Now, the circumstances of the 1380s were different; Wimbledon wasn’t protesting environmental squandering by nation-states and corporations. But his fundamental insight is deeply relevant to our current socio-political and environmental situation. The Parable of the Unjust Steward only makes sense if you understand it as a claim for the importance of economic justice, the redistribution of wealth, and the protection of the poor. That is what the Bible endorses as the mandate of a steward. So, if the industrialized nations — in fact, I’ll just say the U.S. – wants to orient its environmental policy around the idea of stewardship, it needs to do so with the awareness that stewardship is ultimately about the protection of other people. Poorer people. People down the ladder of socio-economic stability and security.

In our current geopolitical moment, then, anyone who wants to lay claim to stewardship of the “earth” should actually make an effort to foster economic and environmental justice that will include, for instance, the Global South — the area of the surface of the earth that suffers the most acutely from the ongoing effects of colonialism, structural inequality, and environmental decay. If you want to be a good steward, a good Christian using the earth’s resources well and responsibly, you have to do so with an eye not simply toward the material preservation of what you have been given — like coal, oil, gas, or water — but also toward the people who have less than you have and who are structurally positioned to have less access to what you have.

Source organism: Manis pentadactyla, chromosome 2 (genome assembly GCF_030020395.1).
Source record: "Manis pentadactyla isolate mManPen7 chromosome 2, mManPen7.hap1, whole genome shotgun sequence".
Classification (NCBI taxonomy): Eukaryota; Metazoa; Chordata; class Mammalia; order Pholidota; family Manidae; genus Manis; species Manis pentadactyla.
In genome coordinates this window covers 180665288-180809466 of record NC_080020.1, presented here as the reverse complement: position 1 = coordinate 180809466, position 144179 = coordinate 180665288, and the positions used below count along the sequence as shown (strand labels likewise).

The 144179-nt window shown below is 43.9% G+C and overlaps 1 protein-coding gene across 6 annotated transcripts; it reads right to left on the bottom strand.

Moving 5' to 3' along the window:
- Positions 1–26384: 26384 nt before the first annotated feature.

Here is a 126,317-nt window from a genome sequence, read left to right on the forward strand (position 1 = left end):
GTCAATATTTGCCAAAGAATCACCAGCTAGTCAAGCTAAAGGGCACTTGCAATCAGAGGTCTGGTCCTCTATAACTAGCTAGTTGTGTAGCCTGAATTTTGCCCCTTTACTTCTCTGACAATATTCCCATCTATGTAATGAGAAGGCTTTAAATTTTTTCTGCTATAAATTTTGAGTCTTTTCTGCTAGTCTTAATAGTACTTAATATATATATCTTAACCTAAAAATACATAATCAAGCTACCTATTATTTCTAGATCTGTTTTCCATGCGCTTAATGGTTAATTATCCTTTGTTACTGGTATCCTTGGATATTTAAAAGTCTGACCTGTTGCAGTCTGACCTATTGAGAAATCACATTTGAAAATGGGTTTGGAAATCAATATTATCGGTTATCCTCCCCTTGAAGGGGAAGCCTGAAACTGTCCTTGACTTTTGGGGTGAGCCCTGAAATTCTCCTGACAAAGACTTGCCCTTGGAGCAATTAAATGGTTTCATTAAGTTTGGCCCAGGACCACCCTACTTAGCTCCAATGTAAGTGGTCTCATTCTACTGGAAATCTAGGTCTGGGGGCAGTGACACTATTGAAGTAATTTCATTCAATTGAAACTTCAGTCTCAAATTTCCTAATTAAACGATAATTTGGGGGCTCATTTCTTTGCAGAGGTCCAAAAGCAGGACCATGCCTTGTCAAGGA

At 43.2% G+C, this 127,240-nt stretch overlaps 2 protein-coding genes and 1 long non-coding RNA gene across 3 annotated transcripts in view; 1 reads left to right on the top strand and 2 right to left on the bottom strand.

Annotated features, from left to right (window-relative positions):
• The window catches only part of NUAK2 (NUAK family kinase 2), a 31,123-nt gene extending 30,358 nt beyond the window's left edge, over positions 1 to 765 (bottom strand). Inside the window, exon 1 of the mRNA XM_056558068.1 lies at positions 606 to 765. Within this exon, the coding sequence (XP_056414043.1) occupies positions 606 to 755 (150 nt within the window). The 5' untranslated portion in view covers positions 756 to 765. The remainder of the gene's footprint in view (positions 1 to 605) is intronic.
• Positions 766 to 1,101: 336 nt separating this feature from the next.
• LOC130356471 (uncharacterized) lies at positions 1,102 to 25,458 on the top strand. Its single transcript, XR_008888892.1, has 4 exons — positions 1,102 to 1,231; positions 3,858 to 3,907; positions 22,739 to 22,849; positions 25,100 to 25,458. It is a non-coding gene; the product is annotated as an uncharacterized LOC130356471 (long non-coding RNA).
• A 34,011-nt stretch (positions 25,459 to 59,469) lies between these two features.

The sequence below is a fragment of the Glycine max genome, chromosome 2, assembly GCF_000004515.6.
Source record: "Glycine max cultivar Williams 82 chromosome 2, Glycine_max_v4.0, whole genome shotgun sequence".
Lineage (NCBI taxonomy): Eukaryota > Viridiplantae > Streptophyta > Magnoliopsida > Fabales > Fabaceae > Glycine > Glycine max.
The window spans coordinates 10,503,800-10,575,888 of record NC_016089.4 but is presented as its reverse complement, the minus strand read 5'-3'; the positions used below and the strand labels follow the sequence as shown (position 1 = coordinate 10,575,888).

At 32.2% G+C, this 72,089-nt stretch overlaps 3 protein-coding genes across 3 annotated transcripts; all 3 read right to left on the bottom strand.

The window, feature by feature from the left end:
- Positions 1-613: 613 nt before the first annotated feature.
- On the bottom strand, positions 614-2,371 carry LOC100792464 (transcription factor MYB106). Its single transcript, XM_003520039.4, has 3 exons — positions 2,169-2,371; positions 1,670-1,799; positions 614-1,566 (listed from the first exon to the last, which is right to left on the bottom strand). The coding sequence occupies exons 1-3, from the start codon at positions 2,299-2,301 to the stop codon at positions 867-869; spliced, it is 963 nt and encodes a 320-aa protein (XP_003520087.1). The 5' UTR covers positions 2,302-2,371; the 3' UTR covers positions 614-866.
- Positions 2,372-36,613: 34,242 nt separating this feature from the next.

So, as the earth continues in its perhaps doomed course of warming up, I would like to make a plea that people who rely on the Bible to justify their political stances on the environment read a little more carefully, so as to recognize that, to Jesus, the goods of the earth that we are most meant to preserve are the welfares of its human denizens.

Eleanor Johnson is a professor at Columbia University.